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Sue Knox for This Stage Ltd presents:


Bright Lights, Big City


Book, Music and Lyrics written by Paul Scott Goodman


Direction and design by Christopher Lane


Hoxton Hall


 4 – 25 November 2010







A review by Richard J Thornton for EXTRA! EXTRA!

It’s 1984 in New York City and some guy’s lost his morals and is taking loads of drugs. What’s the twist? Well, it’s actually 2010 in London Town and we’ve heard it all before. I’d love to say that if you love Bret Easton Ellis and cheesy American musicals then here’s the show for you, but even then I don’t think you’d savour this pallid jaunt.

The obscured and disfigured plot tracks the not so clean cut American all-star Jamie whose model wife (or is it ex-wife?) Amanda has ditched him for a French photographer. While he laments, he’s tormented/comforted by his pearl-and-cardigan clad deceased mother, sharply enacted by the neurotically composed Lori Hayley Fox. Concurrently, his shoulders are occupied not just with the burden of losing his job but with the angel/devil pairing of his cocaine revelling playmate Tad and his small-town, self-righteous brother Michael. What relation, sorry? Oh, you must have missed the song ‘Brother’ which opens with the not so deceptively simple lines ‘Brother (pause) calling my brother’ [repeat until nauseous]. If you’re feeling confused, then you’re getting a fair impression.

With songs like ‘I Want Sex Tonight’, ‘I Hate the French’ and ‘Happy Birthday, Darling’ you can be forgiven if you’re hoping for some irony – we are in Hoxton right? No dice. The songs are like Sesame Street for adults, but without the educational value. The lyrics are uninventive and unmoving and because there is no dialogue between songs, we’re never liberated from the chained melody which strangles any possible conversational insight. To blame this failure on Christopher Lane’s direction would be like blaming a builder for failing to recreate the Taj Mahal using toothpicks.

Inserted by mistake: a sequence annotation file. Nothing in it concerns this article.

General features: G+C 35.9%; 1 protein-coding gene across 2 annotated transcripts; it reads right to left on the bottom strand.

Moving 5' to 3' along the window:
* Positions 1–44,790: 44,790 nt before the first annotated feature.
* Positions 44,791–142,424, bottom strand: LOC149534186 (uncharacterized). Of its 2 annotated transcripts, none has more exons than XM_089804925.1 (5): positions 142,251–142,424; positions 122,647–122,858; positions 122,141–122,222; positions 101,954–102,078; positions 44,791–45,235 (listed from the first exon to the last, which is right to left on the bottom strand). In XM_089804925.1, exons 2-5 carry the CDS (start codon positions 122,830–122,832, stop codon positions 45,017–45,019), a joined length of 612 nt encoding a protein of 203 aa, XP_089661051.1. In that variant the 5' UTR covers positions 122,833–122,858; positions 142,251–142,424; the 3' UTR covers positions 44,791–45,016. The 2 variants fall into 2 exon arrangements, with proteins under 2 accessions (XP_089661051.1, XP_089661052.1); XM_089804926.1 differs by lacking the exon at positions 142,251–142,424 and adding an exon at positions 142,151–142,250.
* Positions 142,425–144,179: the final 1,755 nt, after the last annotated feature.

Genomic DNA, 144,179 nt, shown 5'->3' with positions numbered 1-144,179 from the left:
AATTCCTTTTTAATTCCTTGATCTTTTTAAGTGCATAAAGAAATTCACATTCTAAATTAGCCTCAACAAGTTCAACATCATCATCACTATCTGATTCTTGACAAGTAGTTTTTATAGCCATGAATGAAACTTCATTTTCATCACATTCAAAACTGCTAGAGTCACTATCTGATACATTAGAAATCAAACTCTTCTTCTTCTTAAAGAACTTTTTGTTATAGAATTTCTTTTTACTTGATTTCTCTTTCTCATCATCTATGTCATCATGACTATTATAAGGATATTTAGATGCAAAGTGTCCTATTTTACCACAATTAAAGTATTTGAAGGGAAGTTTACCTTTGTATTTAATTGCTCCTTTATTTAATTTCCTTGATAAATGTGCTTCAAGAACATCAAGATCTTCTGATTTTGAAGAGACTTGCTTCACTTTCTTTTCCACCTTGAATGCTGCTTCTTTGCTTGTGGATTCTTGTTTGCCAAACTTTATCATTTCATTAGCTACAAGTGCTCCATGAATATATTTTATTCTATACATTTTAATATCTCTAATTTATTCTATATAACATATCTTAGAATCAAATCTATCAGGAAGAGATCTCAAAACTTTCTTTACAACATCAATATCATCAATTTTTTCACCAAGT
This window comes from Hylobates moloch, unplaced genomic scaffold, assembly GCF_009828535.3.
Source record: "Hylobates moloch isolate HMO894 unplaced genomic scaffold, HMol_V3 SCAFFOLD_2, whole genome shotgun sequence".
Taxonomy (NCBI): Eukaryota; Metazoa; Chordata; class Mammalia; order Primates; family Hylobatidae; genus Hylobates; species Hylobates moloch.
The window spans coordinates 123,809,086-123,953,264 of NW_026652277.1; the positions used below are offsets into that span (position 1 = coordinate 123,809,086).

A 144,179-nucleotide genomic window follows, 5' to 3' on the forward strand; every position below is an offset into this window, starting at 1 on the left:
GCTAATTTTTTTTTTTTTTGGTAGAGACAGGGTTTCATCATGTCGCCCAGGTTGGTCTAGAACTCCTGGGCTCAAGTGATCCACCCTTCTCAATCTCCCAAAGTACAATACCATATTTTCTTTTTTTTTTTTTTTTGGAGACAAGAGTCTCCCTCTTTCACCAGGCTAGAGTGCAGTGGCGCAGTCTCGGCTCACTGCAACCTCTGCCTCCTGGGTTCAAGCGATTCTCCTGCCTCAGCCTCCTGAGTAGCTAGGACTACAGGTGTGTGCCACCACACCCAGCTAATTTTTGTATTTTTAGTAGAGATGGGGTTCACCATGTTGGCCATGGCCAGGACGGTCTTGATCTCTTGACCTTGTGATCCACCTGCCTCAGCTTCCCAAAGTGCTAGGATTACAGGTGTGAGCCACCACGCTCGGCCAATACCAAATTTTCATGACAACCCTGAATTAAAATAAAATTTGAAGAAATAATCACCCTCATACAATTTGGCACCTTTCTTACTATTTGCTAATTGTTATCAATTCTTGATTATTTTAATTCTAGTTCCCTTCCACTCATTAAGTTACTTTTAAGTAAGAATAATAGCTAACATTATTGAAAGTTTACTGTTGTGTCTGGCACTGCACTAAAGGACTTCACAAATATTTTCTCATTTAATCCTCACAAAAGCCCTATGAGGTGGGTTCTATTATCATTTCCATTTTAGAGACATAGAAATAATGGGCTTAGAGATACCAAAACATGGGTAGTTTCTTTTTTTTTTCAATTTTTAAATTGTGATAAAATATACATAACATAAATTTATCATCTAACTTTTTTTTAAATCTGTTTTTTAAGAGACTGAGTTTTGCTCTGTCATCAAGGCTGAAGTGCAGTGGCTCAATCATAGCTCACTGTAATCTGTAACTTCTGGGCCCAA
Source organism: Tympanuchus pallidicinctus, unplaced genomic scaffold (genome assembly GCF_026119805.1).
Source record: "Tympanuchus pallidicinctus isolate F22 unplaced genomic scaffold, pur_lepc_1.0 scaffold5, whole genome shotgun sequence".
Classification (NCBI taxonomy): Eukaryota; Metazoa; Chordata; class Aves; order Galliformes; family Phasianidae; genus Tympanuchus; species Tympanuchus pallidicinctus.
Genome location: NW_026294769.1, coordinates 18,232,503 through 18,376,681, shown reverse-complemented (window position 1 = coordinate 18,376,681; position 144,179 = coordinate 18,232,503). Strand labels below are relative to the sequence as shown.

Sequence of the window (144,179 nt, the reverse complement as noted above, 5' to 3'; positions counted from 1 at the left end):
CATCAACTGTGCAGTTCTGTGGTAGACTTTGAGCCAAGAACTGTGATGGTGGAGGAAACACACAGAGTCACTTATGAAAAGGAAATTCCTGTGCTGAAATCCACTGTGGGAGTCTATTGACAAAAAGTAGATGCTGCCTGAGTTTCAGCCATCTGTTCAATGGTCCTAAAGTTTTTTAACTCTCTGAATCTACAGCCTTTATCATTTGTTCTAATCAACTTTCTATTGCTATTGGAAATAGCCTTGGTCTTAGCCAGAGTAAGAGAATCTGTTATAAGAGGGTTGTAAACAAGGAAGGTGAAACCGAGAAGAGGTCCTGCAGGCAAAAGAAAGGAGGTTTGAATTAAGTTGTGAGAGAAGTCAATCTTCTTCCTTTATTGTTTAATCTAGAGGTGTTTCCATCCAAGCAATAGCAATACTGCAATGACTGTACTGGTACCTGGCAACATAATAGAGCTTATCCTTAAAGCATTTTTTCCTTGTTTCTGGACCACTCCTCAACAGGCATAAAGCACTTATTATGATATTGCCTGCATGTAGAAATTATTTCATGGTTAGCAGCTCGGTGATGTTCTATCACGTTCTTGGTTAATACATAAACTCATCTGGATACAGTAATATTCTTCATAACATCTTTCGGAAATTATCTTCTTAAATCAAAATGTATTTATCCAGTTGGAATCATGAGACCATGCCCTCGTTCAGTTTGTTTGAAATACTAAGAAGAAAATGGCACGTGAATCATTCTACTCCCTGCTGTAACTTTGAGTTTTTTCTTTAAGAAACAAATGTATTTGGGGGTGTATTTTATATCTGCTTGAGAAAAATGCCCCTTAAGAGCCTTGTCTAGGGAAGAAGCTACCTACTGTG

It might be boorish to be so prescriptive, but for me theatre must either educate or entertain – preferably both. This show does neither, which is a shame considering the quality of the actors. Oliver Roll’s snazzy Chuck Bean shimmered, and Paul Ayers held the lead role of Jamie with strength. The actors do well to salvage anything from the dated script, with Jodie Jacobs the blooming best of the bunch with her piercingly American Vicky.

The music is efficient and of the time, the buzzing Springsteen guitars follow a soft rock drum throb, but the sound system struggles to penetrate the depths of Hoxton Hall. This is a shame considering the inventive effort put into hiding miniature microphones in the back-combed barnets of the cast, and the fact that each actor sings just as well solo as they do in the choral ensemble. There’s some real talent on stage in this performance, and that fact irks me further with the question of why this show was chosen. Where are all the savvy, satirical British musicals ripe with song and choreography which these musical actors could shine in?

The set was Ikea and the costumes, although ‘80’s, were a little too close to current trends to set a period, especially when accompanied with the characters’ hipster hairstyles. The lighting was compelling as it could be in the emotional scenes, with the drug baron’s fortune spent on dry ice failing to add any lasting drama. The minimal set perhaps aims to focus attention on the actors, but its insipidity feels a little under-thought.

If you love all things American, and can bear reliving a ghoulish 80’s drug fuelled nightmare, then perhaps you’ll trot through this show without too much clock-watching. But even you might be wondering why you’re watching a musical which adds nothing to the over-populated American drama circuit and why you didn’t just stay home and guzzle ice cream in front of Glee.




Box Office: or on the door

Hoxton Hall
130 Hoxton St
N1 6SH

4th – 25th November, Mondays – Saturdays (no Tuesday performance) at 7.45, Sundays at 2.45

Tickets: £10 (front row obscured view), £25 elsewhere





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